Breaducation: Episode 1

Heinz Thomet of Next Step Produce, ever deep in thought

Heinz Thomet of Next Step Produce, ever deep in thought

What, you may wonder, is Kiko doing when not producing Lunch Agenda? I am the Director of Breaducation at Seylou Bakery & Mill, which opened last year in DC's Blagden Alley. Since joining their team, I’ve learned about grain and baking with levain to help our guests understand Seylou’s approach.

So this week, I spoke with Heinz Thomet, a stalwart producer of grains for Seylou. Through growing and milling wheat, millet, rye and other crops, Heinz is committed to replenishing the soil and mitigating global warming. We also heard from David Killilea, scientist who researches the nutritional content of flour sold at supermarkets these days. David made a compelling argument for how available minerals, vitamins, and microbiome-boosting compounds are in a simple kernel of wheat, when it's unsifted and untreated.



Hungry for more breaducation? Here's how you can dig deeper:

  • Next Step Produce is Heinz's farm, located an hour from DC in Newburg, MD. If you want to eat the grains, beans and produce Heinz and his family grow, he sells his flour to chefs around the District. You can find it at Spike Gjerde's restaurant A Rake's Progress, of course at Seylou Bakery, and more.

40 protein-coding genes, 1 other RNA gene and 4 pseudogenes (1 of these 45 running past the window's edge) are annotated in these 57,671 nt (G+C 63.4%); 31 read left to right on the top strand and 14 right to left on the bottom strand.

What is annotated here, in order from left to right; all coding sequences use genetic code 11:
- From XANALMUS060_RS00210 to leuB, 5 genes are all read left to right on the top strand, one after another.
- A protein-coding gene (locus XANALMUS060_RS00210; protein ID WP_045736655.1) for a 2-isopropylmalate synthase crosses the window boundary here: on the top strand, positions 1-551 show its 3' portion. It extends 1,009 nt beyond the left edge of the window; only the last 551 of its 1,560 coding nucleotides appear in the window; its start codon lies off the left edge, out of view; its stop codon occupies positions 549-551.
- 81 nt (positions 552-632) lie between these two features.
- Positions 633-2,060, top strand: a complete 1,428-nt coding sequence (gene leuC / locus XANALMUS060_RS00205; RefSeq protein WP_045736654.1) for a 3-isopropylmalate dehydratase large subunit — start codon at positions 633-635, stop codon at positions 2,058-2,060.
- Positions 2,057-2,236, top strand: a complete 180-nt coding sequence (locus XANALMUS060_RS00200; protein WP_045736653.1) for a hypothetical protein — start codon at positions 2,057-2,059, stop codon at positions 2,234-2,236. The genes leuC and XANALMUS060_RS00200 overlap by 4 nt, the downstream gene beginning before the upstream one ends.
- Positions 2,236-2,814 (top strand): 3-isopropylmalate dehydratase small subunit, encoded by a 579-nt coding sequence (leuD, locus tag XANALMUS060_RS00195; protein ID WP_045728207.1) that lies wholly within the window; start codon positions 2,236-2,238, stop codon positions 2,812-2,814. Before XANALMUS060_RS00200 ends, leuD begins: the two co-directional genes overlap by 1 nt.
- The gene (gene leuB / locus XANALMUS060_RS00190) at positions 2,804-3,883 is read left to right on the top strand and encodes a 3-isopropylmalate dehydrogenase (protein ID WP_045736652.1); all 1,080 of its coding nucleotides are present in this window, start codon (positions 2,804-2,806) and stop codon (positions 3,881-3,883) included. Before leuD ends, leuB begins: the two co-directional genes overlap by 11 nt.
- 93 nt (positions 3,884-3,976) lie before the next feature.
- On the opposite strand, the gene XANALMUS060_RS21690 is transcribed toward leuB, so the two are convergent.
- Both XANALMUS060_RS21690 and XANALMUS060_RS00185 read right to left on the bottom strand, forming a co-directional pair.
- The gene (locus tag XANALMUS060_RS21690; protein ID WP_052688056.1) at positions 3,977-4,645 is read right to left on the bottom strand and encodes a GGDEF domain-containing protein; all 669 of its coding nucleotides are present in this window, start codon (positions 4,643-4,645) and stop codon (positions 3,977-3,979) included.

• Priority One is the book Heinz sites about how farmers can "beat global warming".

  • The Rodale Institute is the pioneering organization leading America's regenerative organic farming movement.

  • David Killilea’s soon-to-be published research will be available on the Community Grains website as well as his own research site.

Heinz's action item:

For farmers:

“If we farmers, who farm 7% of land on this earth, increase the average organic matter content on our own land by just 1.6%, we will reverse global warming.” 

For urbanites:

"Inform yourself. Ask yourself what are people for, and live accordingly."

David's action item:

"I often call the wheat kernel a superfood...There's this feeling a superfood is a special berry growing on the banks of the Amazon that you have to be wealthy to afford. The reality is we have access to a superfood all the time through whole wheat flour."

Kiko's Food News headlines:

World's first plastic-free aisle opens in Netherlands supermarket

New maps reveal global fishing’s vast exploitation of the oceans